Perhaps nowhere is myside bias more evident than in political polarisation. We find it more cognitively taxing to evaluate evidence that conflicts with our existing beliefs. We exaggerate the strengths of evidence that supports our beliefs and the weaknesses of evidence that does not. Furthermore, we employ strategies to avoid having to critically assess these protected beliefs. “I am entitled to my opinion”, or “don’t talk about religion and politics”, are both examples of strategies that shield us from having our convictions challenged.
This is compounded by the fact that we are more swayed by the usefulness of a belief than its truth. This is especially so when holding the belief is key to our membership in a group and maintaining the group’s cohesion. For example, someone deeply enmeshed in a wellness community might persist in professing the efficacy of homeopathy in the face of contrary evidence because his membership in the community is more important than being factually and logically correct.
We are more swayed by the usefulness of a belief than its truth.
A world in which we think of political parties or ideologies as tribes, and in which belonging trumps being right, is ripe for myside bias to breed polarisation. Lilliana Mason’s research suggests that labelling a position “liberal” or “conservative” did more to predict whether liberals or conservatives would support it than any principles internal to the position itself. This explains why we can hold ideologically inconsistent and even contradictory positions on different issues. Indeed, psychologists find that liberals and conservatives switch the types of statistical evidence they find persuasive depending on the issue.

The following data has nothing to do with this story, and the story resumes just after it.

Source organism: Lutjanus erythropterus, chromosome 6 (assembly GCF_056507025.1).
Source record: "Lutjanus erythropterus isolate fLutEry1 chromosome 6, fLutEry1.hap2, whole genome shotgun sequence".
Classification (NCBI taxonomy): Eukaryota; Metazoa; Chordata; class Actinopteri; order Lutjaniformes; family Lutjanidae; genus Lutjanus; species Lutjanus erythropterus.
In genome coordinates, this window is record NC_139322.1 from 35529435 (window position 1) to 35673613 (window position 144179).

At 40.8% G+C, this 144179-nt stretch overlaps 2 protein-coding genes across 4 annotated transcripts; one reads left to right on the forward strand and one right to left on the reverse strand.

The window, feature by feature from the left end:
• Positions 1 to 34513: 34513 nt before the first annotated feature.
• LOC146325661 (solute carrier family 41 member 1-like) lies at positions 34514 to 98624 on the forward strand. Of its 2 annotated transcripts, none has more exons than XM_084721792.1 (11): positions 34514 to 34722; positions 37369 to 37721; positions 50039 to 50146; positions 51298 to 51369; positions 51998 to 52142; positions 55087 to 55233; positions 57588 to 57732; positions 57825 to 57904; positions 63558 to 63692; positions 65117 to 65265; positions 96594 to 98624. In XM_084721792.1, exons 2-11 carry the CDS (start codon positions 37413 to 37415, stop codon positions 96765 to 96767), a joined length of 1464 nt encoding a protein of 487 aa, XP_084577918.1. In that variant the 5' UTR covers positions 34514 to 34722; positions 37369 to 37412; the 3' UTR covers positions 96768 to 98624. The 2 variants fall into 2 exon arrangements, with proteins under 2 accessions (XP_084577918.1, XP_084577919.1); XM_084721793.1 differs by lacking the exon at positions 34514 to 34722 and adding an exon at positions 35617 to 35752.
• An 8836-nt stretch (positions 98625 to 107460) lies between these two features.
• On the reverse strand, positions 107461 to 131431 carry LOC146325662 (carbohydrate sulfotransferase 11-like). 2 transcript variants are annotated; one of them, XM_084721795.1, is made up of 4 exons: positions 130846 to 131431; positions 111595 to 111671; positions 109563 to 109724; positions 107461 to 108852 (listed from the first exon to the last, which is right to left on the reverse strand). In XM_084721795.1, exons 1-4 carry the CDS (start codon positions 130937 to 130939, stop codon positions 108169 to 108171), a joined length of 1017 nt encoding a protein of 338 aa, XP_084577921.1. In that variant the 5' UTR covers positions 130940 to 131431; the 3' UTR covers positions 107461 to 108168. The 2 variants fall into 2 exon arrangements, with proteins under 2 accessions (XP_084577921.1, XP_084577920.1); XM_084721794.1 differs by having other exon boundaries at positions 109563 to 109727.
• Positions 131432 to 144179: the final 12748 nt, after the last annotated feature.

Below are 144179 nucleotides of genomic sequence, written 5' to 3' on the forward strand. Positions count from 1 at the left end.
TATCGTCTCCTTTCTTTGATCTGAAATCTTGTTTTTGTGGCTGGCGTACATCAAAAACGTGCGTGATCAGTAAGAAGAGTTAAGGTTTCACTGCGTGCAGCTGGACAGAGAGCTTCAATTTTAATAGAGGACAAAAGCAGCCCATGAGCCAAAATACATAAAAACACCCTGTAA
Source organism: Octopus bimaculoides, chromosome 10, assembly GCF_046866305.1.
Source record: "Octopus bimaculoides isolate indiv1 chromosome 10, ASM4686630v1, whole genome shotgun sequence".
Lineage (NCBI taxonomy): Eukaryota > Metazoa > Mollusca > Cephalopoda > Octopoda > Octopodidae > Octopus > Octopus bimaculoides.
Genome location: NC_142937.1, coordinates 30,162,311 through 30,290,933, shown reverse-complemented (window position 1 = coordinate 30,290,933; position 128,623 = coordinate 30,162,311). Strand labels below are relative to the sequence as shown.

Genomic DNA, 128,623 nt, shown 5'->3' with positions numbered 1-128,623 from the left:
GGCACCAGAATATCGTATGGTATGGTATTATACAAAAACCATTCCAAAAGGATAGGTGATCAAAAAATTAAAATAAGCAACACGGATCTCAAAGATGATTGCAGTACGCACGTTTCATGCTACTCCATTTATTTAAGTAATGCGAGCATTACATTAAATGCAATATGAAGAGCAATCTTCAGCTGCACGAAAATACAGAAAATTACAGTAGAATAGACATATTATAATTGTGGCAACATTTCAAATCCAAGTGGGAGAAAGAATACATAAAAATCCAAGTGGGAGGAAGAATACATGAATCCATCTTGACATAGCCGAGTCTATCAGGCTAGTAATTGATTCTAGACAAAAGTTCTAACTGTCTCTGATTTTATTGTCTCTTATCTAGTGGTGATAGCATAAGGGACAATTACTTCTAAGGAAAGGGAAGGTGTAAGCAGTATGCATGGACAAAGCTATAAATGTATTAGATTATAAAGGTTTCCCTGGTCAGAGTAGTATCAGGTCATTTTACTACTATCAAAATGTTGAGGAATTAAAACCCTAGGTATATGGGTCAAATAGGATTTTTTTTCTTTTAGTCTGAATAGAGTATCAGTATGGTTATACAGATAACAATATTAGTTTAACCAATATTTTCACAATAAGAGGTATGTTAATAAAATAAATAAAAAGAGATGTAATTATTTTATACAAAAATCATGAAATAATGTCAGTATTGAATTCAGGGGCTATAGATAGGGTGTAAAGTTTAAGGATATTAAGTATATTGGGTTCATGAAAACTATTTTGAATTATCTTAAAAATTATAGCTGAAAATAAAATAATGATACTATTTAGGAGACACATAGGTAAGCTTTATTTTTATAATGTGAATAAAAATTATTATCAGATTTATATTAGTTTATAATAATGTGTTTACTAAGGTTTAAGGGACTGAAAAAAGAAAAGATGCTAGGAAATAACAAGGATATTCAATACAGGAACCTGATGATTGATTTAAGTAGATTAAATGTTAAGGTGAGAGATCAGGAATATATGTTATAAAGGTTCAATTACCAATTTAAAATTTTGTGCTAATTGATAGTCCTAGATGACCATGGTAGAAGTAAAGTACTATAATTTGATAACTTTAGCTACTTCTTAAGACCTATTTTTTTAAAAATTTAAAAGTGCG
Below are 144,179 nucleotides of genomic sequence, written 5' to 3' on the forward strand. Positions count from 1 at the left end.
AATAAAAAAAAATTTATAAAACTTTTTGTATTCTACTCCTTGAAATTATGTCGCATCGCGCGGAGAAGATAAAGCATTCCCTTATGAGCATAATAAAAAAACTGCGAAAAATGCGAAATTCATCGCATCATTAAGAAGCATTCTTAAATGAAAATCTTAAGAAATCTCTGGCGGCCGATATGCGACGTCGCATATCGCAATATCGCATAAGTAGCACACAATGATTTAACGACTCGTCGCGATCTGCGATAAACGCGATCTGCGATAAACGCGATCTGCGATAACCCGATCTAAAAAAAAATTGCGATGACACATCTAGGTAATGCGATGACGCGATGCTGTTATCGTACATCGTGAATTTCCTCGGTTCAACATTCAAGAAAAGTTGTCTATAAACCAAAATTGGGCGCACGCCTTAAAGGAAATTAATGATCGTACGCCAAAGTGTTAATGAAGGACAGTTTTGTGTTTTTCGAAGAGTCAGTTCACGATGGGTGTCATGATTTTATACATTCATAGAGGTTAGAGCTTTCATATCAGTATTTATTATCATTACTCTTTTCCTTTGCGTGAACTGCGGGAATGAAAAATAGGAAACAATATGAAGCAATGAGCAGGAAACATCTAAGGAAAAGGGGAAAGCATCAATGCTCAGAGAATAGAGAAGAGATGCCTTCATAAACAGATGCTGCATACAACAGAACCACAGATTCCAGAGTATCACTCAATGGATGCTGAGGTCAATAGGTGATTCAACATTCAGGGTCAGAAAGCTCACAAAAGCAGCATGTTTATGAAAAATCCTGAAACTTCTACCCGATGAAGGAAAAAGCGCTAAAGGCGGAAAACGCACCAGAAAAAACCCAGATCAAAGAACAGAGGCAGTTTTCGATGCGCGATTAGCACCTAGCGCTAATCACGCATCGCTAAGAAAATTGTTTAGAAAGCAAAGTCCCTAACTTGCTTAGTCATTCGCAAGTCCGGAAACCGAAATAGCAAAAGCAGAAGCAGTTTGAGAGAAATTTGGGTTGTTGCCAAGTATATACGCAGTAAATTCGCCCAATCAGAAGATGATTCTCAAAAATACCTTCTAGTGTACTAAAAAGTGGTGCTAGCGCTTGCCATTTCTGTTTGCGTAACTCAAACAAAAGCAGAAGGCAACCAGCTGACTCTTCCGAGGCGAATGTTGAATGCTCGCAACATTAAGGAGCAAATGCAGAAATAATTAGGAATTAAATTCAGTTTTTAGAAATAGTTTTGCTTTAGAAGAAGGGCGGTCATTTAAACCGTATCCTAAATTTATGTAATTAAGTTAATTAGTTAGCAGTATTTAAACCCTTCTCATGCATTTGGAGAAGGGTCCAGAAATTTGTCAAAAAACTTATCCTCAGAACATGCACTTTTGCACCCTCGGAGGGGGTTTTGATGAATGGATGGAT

A world in which belonging trumps being right is ripe for myside bias to breed polarisation.
Another problem psychologists find is that while cognitive elites tend to be less susceptible to cognitive biases, they are more susceptible to myside bias. More intelligent people are more likely to think that they have reasoned their way to their conclusions, rather than acknowledge that their conclusions derive from the social groups to which they belong . No doubt, they are also better at rationalising their biases. Studies find that the ideological consistency of cognitive elites has increased over time, and that having ideologically consistent positions on world views tends to be the case only for people who are deeply involved in politics, or those highly educated and immersed continuously in high-level media sources.
At this point, readers might be thinking about how current conditions conspire to accentuate the toxic effects of myside bias. In a time of enhanced ambiguity, complexity, and uncertainty, it is becoming increasingly difficult for people to empirically verify evidence. Populists cast aspersions on the experts who can help us do so. As more of us live in cities without access to tight kinship networks or civic associations, we cleave more to the few sources of belonging that give us our identities. And as we retreat into the rage-inducing clickbaity world of social media, we become less and less familiar with alternative ways of thinking about and experiencing the world. Hence, when we encounter a tweet from our ideological opposites, our ignorance of the contexts in which the ideas in the tweet arose lead us to become incredulous at their seemingly alien ideas.